By Aaron Foley
OK, so, all you white people coming from Brooklyn (or L.A., or Portland, or Austin, or Chicago, or London, or whatever) to Detroit looking to “save” yourself: What, exactly, are you saving yourself from?
I’m curious! What is it like being born into the most spoiled classes on the planet and wanting to move to a city full of black folks who have been ruined by centuries of your tyrannical rule? Serious question here.
Alright, maybe that’s being a little harsh. I didn’t mean to call you folks spoiled. Because as we all know in New Detroit, we have to get along and pretend racism doesn’t exist anymore. Just ignore all those elderly black people being pushed out of downtown. It’s really just a class issue, don’tcha know.
[blocktext align=”left”]What is this desperate need for people to fix themselves in a city that’s broken?But back to this issue of “saving yourself.”[/blocktext]What is this obsession? What is this desperate need for people to fix themselves in a city that’s broken? You may heal, you may find your emotional center, but your surroundings remain the same.
Why is it that the Detroit I know is so drastically different than what all these starving artists think it is? The city that made me, that made us, who we are: Driven to succeed, dressing to impress, never saying die, forever against the odds, is now becoming the Island of Misfit Toys? Is this your pilgrimage to Mecca? A journey through the universe to the softest place on earth? Who are you misguided strangers who aren’t even close to having your life together in a city where we’ve constantly been told that we’d never be worth anything if we weren’t on your level?
Yes, we were told that. Us eastside and westside kids were always told to not even think about going to the parks in Grosse Pointe, to drive slow in West Bloomfield, to just ignore those stars and bars on the back of Taylor pickup trucks and to outperform the kids in all the rest of the suburbs so that we might have a chance to get a scholarship to a U of M, an MSU or a CMU, only to be told on the first day of orientation that we are only here as pitiful affirmative-action cases and that our Detroit/Highland Park/Southfield/Inkster educations would never be enough to make it in the real world, so we go back home to make sure that the next generation would never have to deal with the kind of stuff we had to put up with, only now we have to deal with not only these overcrowded schools, these abandoned houses, these unpredictable summers but on top of all this, these armies of confused Williamsburg rejects who simultaneously have all the answers on how to make it in Detroit after living here for five weeks but don’t even know how to fix their own lives because they need to be “saved.”
What are you looking for here that you can’t find elsewhere? Can’t you just admit that you came for the cheap rent? Because that’s what it all boils down to, right? And that’s fine. Perfectly fine, and I’m not being cynical or sarcastic. I love the fact that there are still places in Detroit that rent for the same as what my mom paid in Lafayette Park in the ‘90s. I don’t love how the “cheap rent” excuse is fine for the newcomers but not the longtime business owners. But I’ve seen Brooklyn prices, and you’d be a fool to not take advantage of what we’ve got here. And we could certainly use more (live) bodies here. But can you at least be up front with your intent, and not cover it up with this hippie malarkey about “finding yourself?”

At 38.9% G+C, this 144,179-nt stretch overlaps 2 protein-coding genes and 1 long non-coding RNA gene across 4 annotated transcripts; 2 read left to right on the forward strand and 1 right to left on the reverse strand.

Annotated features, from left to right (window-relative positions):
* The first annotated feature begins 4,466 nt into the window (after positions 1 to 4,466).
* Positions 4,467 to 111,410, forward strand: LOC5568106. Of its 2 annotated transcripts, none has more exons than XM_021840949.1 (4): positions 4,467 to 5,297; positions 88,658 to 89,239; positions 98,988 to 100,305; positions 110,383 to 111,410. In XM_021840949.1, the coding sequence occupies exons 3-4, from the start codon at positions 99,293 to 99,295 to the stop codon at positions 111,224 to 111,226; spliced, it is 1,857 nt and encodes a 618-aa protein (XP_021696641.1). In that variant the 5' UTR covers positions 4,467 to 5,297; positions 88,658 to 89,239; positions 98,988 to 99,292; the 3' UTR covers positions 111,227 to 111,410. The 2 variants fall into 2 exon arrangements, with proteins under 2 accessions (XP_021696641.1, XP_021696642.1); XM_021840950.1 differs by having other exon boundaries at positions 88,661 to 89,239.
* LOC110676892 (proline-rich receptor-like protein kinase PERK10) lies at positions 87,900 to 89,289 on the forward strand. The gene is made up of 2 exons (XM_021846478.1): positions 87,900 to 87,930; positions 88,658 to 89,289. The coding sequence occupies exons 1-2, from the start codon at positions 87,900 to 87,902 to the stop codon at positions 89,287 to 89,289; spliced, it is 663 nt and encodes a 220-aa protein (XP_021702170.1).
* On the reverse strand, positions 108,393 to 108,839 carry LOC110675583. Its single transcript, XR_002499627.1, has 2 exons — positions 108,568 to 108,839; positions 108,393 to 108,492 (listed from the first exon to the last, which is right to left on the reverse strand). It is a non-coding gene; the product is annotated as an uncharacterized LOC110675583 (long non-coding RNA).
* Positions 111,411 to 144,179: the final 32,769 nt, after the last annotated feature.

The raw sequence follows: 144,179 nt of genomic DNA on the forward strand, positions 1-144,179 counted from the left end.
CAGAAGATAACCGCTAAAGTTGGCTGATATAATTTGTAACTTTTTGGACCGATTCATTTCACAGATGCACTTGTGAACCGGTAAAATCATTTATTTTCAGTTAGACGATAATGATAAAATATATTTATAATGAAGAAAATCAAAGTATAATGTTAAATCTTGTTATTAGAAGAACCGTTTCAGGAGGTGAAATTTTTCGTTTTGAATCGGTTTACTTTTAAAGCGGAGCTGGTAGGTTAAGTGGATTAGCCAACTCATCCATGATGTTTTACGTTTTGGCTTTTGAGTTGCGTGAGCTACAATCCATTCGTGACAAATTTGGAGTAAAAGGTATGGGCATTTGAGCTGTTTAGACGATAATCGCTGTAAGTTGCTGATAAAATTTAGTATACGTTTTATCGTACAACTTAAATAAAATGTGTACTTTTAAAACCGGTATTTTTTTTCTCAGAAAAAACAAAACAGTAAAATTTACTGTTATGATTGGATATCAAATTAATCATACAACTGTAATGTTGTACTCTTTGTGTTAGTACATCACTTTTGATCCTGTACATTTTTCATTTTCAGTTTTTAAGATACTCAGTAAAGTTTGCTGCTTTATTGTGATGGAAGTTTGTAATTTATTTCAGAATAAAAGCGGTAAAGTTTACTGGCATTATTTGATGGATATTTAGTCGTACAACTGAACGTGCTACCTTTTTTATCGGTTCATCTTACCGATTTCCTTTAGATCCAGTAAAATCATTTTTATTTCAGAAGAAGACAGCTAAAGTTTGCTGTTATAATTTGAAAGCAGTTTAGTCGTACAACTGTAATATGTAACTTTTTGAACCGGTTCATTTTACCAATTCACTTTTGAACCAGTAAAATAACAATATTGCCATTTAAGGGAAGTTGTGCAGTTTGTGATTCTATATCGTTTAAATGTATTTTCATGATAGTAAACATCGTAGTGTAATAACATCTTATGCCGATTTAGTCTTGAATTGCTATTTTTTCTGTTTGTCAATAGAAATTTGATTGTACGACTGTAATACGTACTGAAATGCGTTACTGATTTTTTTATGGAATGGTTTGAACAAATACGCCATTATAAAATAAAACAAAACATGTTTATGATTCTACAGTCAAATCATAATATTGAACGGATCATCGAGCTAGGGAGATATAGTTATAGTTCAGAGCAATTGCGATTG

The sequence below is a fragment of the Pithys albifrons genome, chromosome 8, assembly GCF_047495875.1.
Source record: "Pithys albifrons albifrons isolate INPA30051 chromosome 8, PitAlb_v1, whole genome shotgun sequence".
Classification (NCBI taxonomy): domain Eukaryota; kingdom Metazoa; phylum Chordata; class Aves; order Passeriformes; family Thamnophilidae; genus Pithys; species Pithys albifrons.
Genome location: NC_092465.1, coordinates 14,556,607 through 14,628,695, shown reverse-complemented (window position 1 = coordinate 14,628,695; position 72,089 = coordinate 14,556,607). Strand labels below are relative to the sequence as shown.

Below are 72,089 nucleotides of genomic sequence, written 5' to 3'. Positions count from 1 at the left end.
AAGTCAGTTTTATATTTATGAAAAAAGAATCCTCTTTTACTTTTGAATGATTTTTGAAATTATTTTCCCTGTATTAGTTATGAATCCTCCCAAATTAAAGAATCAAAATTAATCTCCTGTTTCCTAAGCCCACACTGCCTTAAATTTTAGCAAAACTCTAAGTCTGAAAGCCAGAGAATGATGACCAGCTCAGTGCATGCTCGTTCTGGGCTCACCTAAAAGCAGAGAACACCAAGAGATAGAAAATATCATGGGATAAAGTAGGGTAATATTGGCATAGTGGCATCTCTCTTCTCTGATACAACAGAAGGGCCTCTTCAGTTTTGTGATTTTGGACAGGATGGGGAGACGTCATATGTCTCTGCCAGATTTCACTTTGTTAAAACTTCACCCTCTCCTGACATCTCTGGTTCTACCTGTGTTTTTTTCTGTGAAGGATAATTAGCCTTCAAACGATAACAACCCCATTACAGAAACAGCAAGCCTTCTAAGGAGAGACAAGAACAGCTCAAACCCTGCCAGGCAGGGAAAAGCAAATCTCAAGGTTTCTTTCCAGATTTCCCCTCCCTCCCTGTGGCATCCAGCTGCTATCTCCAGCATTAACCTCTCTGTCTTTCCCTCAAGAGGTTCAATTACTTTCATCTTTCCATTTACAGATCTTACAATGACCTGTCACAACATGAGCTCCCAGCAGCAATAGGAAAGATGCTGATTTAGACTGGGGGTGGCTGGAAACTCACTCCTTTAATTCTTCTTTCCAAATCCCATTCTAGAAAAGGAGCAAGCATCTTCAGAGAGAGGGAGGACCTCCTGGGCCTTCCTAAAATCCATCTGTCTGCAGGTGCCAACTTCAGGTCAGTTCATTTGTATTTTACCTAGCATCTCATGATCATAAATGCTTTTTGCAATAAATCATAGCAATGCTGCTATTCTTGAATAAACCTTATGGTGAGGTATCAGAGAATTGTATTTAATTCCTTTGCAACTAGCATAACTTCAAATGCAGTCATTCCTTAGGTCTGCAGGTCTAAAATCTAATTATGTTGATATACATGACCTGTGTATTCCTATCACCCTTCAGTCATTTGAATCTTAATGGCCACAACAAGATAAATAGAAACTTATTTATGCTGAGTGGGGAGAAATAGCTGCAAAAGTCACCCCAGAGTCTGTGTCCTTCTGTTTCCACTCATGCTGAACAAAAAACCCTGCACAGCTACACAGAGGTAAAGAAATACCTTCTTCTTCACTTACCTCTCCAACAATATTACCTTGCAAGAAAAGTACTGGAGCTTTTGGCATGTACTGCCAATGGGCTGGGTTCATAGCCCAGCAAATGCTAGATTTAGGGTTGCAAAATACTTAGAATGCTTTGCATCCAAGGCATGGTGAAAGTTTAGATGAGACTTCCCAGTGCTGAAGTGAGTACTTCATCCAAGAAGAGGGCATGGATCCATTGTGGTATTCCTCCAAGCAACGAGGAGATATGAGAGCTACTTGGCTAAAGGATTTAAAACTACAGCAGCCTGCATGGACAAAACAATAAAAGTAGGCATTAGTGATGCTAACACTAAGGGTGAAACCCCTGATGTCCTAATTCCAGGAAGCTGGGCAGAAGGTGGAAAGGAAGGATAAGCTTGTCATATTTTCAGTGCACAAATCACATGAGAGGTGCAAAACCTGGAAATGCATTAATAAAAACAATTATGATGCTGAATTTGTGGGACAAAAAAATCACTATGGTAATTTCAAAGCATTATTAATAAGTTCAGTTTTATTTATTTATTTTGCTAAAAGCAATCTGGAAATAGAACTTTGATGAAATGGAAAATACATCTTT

[blocktext align=”right”]What are you looking for here that you can’t find elsewhere? Can’t you just admit that you came for the cheap rent? Because that’s what it all boils down to, right?[/blocktext]I’m not sure what else you’re looking for, or what exactly you’re trying to get away from when you say you want to save yourself. Again, save yourself from what? The unbearable guilt of feeling like a gentrifier, perhaps? Well, guess what? When you’re moving here, that guilt will manifest in different ways. Sure, we’ve got plenty of empty space for you to not push anyone out because there’s literally no one there. Telling people that your former hometown has “lost its sense of adventure,” however, lends to this idea that Detroit is just your personal safari, filled with dangerous twists and turns and the unknowing of what will happen next.
That’s the rub. That’s what gets me, because we’ve lived here in Detroit all this time and we know how to get along here. But if I were to pack up and move to Montana tomorrow, of course I would be forced to grow up and mature a little and be prepared for the unknown, because I don’t know where I am. I’m out of my comfort zone. And, just like the rest of you 20- and 30-somethings, I’m at an age where I really haven’t figured things out yet, either. But that’s sort of the thing that happens to all of us at that age, living in Detroit or not. Talking about Detroit in these wildlife terms is just as offensive as those of you on the opposite side doing all you can to erase the history – remember our “blank canvas” phase, everyone? – of the people that have been here. And, yeah, there’s also that subtle undercurrent of racism when you talk about “adventure” in a city that’s mostly black.
Why don’t we just make a deal that when you move to Detroit, you just move here and shut up about it? Buy your abandoned building, build your lovely studio space and make art to your heart’s content, but at the same time, keep that maudlin B.S. to a minimum. Get off this endless spiel of trying to “save yourself” and just pay some property taxes. Welcome to Detroit.
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